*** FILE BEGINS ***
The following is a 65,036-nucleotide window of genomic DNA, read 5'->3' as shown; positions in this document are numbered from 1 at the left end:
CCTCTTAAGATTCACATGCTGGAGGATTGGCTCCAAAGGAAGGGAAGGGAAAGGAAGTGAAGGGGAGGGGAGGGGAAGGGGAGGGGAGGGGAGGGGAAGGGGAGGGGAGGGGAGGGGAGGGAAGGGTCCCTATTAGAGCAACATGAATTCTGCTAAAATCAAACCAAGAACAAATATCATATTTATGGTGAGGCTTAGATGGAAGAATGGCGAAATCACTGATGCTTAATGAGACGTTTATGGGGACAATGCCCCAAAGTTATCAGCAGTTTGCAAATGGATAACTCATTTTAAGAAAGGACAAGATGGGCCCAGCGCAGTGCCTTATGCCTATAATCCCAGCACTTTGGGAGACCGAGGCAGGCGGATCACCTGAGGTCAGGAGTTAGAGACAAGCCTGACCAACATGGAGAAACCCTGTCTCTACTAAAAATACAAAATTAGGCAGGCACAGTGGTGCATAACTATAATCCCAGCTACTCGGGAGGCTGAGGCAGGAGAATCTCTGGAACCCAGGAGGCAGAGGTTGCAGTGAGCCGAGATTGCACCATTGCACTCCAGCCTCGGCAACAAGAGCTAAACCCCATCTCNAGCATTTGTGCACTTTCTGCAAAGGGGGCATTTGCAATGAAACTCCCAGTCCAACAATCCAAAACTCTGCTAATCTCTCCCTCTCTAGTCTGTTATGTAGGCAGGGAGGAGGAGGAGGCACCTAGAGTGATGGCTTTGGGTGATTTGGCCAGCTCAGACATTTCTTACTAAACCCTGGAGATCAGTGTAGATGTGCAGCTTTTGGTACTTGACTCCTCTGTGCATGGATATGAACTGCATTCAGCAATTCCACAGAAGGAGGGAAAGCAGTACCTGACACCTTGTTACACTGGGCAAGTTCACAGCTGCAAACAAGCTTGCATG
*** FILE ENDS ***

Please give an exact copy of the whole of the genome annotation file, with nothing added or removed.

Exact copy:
The following is a 65,036-nucleotide window of genomic DNA, read 5'->3' as shown; positions in this document are numbered from 1 at the left end:
CCTCTTAAGATTCACATGCTGGAGGATTGGCTCCAAAGGAAGGGAAGGGAAAGGAAGTGAAGGGGAGGGGAGGGGAAGGGGAGGGGAGGGGAGGGGAAGGGGAGGGGAGGGGAGGGGAGGGAAGGGTCCCTATTAGAGCAACATGAATTCTGCTAAAATCAAACCAAGAACAAATATCATATTTATGGTGAGGCTTAGATGGAAGAATGGCGAAATCACTGATGCTTAATGAGACGTTTATGGGGACAATGCCCCAAAGTTATCAGCAGTTTGCAAATGGATAACTCATTTTAAGAAAGGACAAGATGGGCCCAGCGCAGTGCCTTATGCCTATAATCCCAGCACTTTGGGAGACCGAGGCAGGCGGATCACCTGAGGTCAGGAGTTAGAGACAAGCCTGACCAACATGGAGAAACCCTGTCTCTACTAAAAATACAAAATTAGGCAGGCACAGTGGTGCATAACTATAATCCCAGCTACTCGGGAGGCTGAGGCAGGAGAATCTCTGGAACCCAGGAGGCAGAGGTTGCAGTGAGCCGAGATTGCACCATTGCACTCCAGCCTCGGCAACAAGAGCTAAACCCCATCTCNAGCATTTGTGCACTTTCTGCAAAGGGGGCATTTGCAATGAAACTCCCAGTCCAACAATCCAAAACTCTGCTAATCTCTCCCTCTCTAGTCTGTTATGTAGGCAGGGAGGAGGAGGAGGCACCTAGAGTGATGGCTTTGGGTGATTTGGCCAGCTCAGACATTTCTTACTAAACCCTGGAGATCAGTGTAGATGTGCAGCTTTTGGTACTTGACTCCTCTGTGCATGGATATGAACTGCATTCAGCAATTCCACAGAAGGAGGGAAAGCAGTACCTGACACCTTGTTACACTGGGCAAGTTCACAGCTGCAAACAAGCTTGCATG